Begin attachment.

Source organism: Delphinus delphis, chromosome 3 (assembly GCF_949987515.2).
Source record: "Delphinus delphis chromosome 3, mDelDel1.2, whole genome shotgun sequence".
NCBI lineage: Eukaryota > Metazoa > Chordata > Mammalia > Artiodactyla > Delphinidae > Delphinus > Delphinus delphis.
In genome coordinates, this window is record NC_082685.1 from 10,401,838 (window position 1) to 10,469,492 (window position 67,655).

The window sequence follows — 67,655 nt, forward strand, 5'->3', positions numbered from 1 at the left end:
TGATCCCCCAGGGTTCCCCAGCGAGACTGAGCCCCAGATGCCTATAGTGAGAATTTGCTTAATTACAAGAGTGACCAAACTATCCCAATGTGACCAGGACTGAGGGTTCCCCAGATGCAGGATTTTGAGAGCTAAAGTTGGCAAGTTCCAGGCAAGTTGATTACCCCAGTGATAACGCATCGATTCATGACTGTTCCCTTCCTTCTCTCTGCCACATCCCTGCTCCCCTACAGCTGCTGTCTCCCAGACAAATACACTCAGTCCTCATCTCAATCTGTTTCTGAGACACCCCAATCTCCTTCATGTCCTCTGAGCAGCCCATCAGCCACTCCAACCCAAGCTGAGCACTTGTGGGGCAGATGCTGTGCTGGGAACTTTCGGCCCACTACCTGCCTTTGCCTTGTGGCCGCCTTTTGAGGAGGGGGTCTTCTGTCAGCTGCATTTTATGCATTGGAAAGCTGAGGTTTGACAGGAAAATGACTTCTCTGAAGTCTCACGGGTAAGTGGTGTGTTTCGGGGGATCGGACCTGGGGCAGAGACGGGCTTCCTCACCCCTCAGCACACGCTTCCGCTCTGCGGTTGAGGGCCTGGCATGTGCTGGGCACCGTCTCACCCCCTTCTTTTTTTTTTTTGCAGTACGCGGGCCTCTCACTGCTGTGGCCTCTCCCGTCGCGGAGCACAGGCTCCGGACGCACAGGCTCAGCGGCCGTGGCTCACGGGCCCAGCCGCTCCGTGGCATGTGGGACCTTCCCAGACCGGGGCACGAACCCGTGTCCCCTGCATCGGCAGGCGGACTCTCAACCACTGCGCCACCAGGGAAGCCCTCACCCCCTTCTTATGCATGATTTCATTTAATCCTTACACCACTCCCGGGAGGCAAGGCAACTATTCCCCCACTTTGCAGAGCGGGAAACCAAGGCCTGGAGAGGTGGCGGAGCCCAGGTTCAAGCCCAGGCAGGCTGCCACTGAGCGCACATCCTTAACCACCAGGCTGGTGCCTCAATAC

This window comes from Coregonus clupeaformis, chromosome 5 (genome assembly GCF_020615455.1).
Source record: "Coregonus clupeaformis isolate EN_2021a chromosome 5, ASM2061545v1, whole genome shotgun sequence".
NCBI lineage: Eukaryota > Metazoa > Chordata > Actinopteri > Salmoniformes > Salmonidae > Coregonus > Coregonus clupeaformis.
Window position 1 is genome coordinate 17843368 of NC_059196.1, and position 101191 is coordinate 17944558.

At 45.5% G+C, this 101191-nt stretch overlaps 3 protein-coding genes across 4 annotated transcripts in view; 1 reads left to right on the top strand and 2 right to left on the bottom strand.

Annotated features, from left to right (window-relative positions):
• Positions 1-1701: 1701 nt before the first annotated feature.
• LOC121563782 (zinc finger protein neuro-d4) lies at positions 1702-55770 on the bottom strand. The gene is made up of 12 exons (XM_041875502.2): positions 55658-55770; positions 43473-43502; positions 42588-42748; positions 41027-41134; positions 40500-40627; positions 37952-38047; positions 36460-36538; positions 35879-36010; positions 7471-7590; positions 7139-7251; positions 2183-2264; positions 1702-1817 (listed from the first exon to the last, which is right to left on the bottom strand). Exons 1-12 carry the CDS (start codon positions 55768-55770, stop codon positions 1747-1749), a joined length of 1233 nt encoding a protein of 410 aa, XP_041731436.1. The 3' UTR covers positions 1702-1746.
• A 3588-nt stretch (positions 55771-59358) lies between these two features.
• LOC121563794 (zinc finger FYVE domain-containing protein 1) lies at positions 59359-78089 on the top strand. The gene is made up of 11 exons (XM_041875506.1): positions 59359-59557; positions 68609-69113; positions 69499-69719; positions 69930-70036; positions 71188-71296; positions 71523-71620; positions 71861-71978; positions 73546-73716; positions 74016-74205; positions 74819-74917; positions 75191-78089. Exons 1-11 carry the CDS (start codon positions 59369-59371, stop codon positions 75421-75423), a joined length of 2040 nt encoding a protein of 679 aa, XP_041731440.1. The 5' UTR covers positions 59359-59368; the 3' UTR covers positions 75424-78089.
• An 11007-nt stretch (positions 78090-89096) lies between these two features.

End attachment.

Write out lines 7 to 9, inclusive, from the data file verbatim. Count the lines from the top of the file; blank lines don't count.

This window comes from Coregonus clupeaformis, chromosome 5 (genome assembly GCF_020615455.1).
Source record: "Coregonus clupeaformis isolate EN_2021a chromosome 5, ASM2061545v1, whole genome shotgun sequence".
NCBI lineage: Eukaryota > Metazoa > Chordata > Actinopteri > Salmoniformes > Salmonidae > Coregonus > Coregonus clupeaformis.